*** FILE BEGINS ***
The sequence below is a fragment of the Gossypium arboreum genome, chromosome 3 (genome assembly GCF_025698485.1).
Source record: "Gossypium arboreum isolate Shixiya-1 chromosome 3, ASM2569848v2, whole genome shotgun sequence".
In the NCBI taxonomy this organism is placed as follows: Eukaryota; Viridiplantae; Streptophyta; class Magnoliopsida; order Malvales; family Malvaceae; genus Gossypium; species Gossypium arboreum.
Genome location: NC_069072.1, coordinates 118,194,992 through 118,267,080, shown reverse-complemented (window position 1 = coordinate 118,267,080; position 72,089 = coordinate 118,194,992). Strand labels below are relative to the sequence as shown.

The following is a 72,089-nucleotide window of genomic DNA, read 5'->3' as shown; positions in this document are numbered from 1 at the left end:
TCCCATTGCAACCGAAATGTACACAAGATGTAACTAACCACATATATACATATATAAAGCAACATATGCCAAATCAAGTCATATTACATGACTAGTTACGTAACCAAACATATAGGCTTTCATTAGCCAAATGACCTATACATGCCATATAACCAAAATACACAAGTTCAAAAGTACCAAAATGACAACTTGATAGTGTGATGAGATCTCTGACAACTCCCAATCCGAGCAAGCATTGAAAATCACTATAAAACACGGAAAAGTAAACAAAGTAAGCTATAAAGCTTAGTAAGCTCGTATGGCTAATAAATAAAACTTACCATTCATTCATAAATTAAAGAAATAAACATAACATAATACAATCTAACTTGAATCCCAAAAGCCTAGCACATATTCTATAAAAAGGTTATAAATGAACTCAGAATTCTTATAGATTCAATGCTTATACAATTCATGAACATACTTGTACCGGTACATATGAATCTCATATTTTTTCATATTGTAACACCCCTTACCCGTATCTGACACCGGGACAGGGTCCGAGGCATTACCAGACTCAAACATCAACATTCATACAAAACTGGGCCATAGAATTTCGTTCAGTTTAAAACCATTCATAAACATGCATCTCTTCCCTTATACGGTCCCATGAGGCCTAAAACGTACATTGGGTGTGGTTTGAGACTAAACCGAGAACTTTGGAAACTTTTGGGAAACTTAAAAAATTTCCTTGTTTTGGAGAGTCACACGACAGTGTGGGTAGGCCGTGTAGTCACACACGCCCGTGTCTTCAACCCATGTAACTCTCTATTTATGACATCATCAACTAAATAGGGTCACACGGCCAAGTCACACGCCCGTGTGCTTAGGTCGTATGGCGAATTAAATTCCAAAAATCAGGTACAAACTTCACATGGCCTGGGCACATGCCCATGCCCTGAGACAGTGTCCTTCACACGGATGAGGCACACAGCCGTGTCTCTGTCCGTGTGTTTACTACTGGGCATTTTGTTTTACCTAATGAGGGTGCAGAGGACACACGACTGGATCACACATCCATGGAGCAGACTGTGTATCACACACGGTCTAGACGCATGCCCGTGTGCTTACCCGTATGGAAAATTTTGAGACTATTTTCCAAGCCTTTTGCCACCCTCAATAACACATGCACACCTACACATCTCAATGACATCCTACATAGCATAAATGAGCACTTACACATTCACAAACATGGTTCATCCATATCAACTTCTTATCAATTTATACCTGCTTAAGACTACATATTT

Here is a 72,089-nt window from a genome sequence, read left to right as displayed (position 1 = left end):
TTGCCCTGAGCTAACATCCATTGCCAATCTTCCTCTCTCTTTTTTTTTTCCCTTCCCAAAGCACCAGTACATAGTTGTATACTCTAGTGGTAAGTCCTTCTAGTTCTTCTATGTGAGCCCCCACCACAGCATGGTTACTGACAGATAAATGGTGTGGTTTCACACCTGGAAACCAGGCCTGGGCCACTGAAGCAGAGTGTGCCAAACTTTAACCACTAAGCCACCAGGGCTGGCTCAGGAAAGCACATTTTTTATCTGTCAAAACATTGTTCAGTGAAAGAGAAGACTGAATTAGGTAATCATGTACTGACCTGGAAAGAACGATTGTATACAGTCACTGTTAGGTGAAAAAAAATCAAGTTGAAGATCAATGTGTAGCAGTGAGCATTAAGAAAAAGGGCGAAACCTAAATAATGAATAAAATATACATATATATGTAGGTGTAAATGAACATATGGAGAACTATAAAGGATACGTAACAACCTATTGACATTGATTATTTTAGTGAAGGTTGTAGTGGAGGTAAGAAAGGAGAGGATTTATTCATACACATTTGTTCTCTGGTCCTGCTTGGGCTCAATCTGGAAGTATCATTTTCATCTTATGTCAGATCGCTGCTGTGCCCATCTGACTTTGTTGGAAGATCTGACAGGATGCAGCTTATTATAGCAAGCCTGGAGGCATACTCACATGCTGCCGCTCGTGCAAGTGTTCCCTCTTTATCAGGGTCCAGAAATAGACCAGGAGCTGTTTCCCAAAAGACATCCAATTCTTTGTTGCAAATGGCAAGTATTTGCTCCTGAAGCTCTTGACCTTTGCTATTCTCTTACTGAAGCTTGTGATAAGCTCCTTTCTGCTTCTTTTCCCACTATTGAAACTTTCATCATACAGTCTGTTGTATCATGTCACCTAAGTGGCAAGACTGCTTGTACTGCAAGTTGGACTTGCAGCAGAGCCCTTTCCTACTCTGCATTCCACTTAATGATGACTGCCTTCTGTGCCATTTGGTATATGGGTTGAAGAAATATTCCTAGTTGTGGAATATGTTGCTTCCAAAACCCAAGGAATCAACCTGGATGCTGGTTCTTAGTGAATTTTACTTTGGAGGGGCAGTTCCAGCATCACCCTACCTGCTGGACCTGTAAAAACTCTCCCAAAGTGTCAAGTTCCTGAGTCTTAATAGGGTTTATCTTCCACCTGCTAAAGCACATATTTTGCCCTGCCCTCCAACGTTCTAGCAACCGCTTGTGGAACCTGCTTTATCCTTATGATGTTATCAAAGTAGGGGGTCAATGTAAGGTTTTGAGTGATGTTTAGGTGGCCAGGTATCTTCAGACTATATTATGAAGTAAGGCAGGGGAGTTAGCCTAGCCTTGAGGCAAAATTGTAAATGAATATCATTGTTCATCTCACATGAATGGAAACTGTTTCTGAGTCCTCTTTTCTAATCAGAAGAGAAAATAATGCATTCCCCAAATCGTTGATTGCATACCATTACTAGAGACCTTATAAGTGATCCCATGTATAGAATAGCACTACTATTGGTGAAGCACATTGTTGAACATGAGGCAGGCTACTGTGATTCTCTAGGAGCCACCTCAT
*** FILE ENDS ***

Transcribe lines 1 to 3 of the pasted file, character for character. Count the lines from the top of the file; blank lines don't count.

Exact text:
The sequence below is a fragment of the Gossypium arboreum genome, chromosome 3 (genome assembly GCF_025698485.1).
Source record: "Gossypium arboreum isolate Shixiya-1 chromosome 3, ASM2569848v2, whole genome shotgun sequence".
In the NCBI taxonomy this organism is placed as follows: Eukaryota; Viridiplantae; Streptophyta; class Magnoliopsida; order Malvales; family Malvaceae; genus Gossypium; species Gossypium arboreum.